- vt. 参加；结合；连接
- vi. 加入；参加；结合
- n. 结合；连接；接合点
- n. (Join)人名；(法)茹安
CET4 TEM4 考 研 CET6
- join:  Join goes back ultimately to a prehistoric Indo-European *jug- (which also produced English adjust, conjugal, jostle, joust, jugular, juxtapose, subjugate, yoga, and yoke). Its Latin descendant was jungere ‘join’, which passed into English via joign-, the present stem of Old French joindre. The Latin past participial stem junct- gave English junction  and juncture , and also, via Spanish, junta  (etymologically a body of people ‘joined’ together for a particular purpose, hence a ‘governing committee’).
=> adjust, conjugal, joust, jugular, junction, junta, juxtapose, subjugate, yoga, yoke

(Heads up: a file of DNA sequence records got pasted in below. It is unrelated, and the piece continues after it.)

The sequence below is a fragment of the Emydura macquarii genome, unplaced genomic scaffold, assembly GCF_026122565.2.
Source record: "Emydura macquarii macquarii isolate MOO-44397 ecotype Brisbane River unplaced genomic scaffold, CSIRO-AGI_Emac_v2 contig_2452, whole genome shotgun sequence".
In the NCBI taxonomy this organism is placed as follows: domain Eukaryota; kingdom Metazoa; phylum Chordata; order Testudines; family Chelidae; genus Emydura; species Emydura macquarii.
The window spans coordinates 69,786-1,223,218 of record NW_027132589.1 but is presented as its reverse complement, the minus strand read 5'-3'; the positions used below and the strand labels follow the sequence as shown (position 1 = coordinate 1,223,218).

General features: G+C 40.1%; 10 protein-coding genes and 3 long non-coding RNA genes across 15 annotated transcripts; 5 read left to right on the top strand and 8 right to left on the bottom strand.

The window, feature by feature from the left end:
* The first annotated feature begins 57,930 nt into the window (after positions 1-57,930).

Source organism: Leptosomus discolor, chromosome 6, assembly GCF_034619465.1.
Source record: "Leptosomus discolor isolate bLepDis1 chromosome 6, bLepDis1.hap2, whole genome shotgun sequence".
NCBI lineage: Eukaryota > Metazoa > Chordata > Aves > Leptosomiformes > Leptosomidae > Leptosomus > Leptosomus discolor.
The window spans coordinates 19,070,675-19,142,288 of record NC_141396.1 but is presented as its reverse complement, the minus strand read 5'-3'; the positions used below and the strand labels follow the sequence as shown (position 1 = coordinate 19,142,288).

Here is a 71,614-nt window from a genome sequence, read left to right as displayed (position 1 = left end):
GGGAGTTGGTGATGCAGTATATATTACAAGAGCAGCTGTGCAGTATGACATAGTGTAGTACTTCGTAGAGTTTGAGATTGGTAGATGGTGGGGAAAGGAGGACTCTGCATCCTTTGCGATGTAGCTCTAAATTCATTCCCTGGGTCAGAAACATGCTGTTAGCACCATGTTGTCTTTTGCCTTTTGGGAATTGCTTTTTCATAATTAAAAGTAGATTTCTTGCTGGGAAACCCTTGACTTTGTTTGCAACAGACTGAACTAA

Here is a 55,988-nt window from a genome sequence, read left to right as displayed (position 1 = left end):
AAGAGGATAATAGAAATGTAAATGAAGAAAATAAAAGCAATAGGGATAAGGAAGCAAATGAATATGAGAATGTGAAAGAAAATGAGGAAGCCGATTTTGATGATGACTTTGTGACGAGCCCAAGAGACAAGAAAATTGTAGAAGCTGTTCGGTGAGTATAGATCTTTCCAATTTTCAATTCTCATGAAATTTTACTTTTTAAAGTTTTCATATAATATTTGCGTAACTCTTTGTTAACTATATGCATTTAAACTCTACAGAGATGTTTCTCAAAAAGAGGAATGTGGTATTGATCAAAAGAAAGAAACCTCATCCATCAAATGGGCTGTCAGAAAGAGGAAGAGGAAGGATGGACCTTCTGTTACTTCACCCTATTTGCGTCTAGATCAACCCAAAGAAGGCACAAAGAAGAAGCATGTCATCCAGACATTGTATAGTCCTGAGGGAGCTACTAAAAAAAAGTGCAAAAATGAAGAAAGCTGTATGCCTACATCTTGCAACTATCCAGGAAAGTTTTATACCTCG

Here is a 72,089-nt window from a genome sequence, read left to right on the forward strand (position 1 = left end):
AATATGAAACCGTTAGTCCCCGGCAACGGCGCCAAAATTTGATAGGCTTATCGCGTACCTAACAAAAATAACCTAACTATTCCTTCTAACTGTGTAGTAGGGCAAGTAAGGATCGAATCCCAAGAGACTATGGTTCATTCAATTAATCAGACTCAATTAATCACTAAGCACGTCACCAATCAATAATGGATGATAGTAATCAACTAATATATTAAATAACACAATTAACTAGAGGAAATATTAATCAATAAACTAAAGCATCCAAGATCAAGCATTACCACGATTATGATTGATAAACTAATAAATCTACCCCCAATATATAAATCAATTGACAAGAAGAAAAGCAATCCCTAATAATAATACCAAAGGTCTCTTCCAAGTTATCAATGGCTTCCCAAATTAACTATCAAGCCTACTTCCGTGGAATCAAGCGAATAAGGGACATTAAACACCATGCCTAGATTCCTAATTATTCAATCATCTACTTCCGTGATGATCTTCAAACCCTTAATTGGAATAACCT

- join (v.)
- c. 1300, from stem of Old French joindre "join, connect, unite; have sexual intercourse with" (12c.), from Latin iungere "to join together, unite, yoke," from PIE *yeug- "to join, unite" (see jugular). Related: Joined; joining. In Middle English, join sometimes is short for enjoin. Join up "enlist in the army" is from 1916. Phrase if you can't beat them, join them is from 1953. To be joined at the hip figuratively ("always in close connection") is by 1986, from the literal sense in reference to "Siamese twins."
- 1. I know you will join me in wishing them Godspeed.
- 2. Organisers expect up to 300,000 protesters to join the march.
- 3. Angela says she longs to join an amateur dramatics class.
- 4. You have to join the party at grass-roots level.
- 5. De Gaulle vetoed Britain's application to join the EEC.
[ join 造句 ]